Climate Activists Already Planning for Post Election Push
Brooklyn, NY — For over a year now, the staff and volunteers with 350 Action, the political arm of the international climate group 350.org, have been working to push political candidates to adopt more progressive positions on climate change and, more recently, to mobilize young people and progressives to defeat Donald Trump.
But there’s been a deeper purpose to the organizing, as well: strengthening and politicizing a growing base of activists who will make bold climate action a priority for the next President.
“Going into this election, the climate justice movement already had a major presence on campuses across the country thanks to the fossil fuel divestment movement,” said Zoe Wong-Weissman, U.S. Digital Campaigner at 350 Action. “Now, we’re even stronger. In partnership with NextGen Climate, we’ve supported thousands of volunteers across the country to send more than 4 million texts so far to get out the vote in swing states.”
In the first phase of the election, 350 Action focused on setting up key fights for the next administration. The team perfected the art of bird-dogging, asking direct questions to candidates during the primaries, getting Clinton to come out in opposition of the Keystone XL pipeline and in favor of investigating ExxonMobil, and pushing her on fracking and fossil fuel development on public lands. They also needled Republican candidates over their ties to the fossil fuel industry, presenting Scott Walker with a check from the Koch Brothers, holding “sponsored by Exxon” banners behind Kelly Ayotte in New Hampshire, and more.
During the final months of the general election, 350 Action focused on getting out the vote on college campuses and among their large base of progressive voters. The group partnered with NextGen Climate Action on a massive campus organizing, phone banking, and texting campaign, reaching out to hundreds of thousands of young voters across the country. They also released a series of online videos featuring Bernie Sanders and climate activist Bill McKibben making the case for voting.
Both the online outreach and on the ground organizing had a dual focus: turn people out for the election and then keep them engaged for the fight ahead.
“All of our get out the vote efforts in over 20 campuses in swing states have also included a training component focused on why engaging in elections is extremely important for underscoring the seriousness of climate change, and how campaigns can build their groups and expand our movement by continuing to work together for years to come,” said Becca Rast, the Youth Engagement Coordinator for 350 Action based in Lancaster, PA. “We’re building an infrastructure and momentum among young people concerned about the climate that is meant to last far beyond election day.”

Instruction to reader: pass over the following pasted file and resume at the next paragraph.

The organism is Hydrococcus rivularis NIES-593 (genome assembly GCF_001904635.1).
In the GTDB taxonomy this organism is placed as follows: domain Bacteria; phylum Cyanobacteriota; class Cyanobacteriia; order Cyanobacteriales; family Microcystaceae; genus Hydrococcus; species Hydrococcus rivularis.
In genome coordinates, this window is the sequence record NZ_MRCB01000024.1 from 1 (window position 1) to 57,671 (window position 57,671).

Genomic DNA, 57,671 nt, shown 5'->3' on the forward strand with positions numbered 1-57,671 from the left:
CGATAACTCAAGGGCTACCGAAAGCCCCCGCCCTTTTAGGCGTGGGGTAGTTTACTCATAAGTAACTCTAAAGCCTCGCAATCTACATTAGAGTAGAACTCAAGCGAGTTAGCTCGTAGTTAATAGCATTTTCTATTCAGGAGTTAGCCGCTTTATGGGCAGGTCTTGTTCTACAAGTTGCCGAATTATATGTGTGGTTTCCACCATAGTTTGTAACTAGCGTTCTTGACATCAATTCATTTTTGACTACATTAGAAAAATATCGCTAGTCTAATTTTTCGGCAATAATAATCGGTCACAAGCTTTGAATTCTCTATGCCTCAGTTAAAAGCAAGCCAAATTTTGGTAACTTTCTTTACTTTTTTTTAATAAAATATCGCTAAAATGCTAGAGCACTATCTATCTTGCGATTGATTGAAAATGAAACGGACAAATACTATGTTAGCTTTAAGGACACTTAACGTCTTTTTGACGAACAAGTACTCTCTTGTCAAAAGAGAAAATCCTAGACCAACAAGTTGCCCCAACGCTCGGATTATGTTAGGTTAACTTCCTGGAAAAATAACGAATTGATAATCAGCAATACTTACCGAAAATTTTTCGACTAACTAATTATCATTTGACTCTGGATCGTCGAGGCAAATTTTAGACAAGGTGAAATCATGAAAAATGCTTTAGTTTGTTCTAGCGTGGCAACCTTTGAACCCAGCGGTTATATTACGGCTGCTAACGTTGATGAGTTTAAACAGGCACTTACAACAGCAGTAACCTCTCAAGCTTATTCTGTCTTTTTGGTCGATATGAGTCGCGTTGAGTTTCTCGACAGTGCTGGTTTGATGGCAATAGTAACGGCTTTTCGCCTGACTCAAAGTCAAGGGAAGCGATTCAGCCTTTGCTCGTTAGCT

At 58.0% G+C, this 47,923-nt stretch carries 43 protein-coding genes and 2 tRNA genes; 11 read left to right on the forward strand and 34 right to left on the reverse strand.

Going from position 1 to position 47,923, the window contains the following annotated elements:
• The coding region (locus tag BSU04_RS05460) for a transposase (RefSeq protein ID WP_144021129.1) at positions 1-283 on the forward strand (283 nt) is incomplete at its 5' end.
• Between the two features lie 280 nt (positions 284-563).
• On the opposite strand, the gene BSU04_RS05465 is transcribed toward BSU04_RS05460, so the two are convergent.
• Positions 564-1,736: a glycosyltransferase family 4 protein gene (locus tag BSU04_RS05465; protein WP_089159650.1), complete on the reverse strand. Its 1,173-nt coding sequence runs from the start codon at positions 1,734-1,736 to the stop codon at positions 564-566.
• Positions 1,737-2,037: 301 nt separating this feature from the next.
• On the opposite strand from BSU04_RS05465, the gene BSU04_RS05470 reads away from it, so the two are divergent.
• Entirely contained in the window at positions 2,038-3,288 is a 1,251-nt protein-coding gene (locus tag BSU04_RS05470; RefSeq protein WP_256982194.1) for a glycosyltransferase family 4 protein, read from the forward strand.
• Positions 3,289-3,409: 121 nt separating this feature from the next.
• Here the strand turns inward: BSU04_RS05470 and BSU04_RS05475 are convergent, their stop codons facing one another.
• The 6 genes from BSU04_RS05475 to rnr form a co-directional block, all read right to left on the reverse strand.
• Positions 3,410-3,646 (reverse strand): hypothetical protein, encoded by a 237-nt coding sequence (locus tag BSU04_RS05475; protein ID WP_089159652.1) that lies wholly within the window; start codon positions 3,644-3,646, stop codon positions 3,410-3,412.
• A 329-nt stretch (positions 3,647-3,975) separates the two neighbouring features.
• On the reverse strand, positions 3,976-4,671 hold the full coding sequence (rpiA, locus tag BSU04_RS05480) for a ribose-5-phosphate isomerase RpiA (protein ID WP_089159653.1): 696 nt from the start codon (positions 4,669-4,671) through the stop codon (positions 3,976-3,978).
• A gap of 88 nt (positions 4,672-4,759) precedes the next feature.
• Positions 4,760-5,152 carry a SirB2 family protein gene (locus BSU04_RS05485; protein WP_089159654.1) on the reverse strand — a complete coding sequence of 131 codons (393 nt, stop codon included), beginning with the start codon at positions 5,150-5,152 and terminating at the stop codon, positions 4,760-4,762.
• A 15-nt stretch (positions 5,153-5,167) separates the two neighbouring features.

Key to that infrastructure are new and deeper relationships with other progressive social movements, from the Movement for Black Lives to immigrant justice organizations.
“Young people aren’t single issue voters or activists,” said Rast. “Millennials have been a key base this election because we are committed to ensuring that our democracy truly works for us – from climate to racial justice to student debt. We are helping build a movement that takes on the root causes of the problems facing our society, not just the symptoms. We really are stronger together, not just lining up behind a candidate, but finding common cause amongst ourselves.”
From the multiple sit-ins against the Keystone XL pipeline to the 400,000 person strong People’s Climate March in 2014, the climate justice movement demonstrated both an intensity and scale that helped tip the balance numerous times during the Obama Administration. Now, the movement is gearing up for an even more intense fight with the fossil fuel industry in the years ahead. Activists are already planning a major day of action against the Dakota Access Pipeline just one week after the election on November 15th.
“The task ahead is clear: we need to stop all new fossil fuel infrastructure and make a rapid and just transition to 100% renewable energy,” said May Boeve, 350 Action Executive Director. “This election has helped strengthen the fossil fuel resistance in innumerable ways. Taking on the Empire of coal, oil and gas won’t be easy, but we’re ready. The work begins anew on November 9th.”
Contact: Dani Heffernan, 350 Action, email@example.com, (305) 992-1544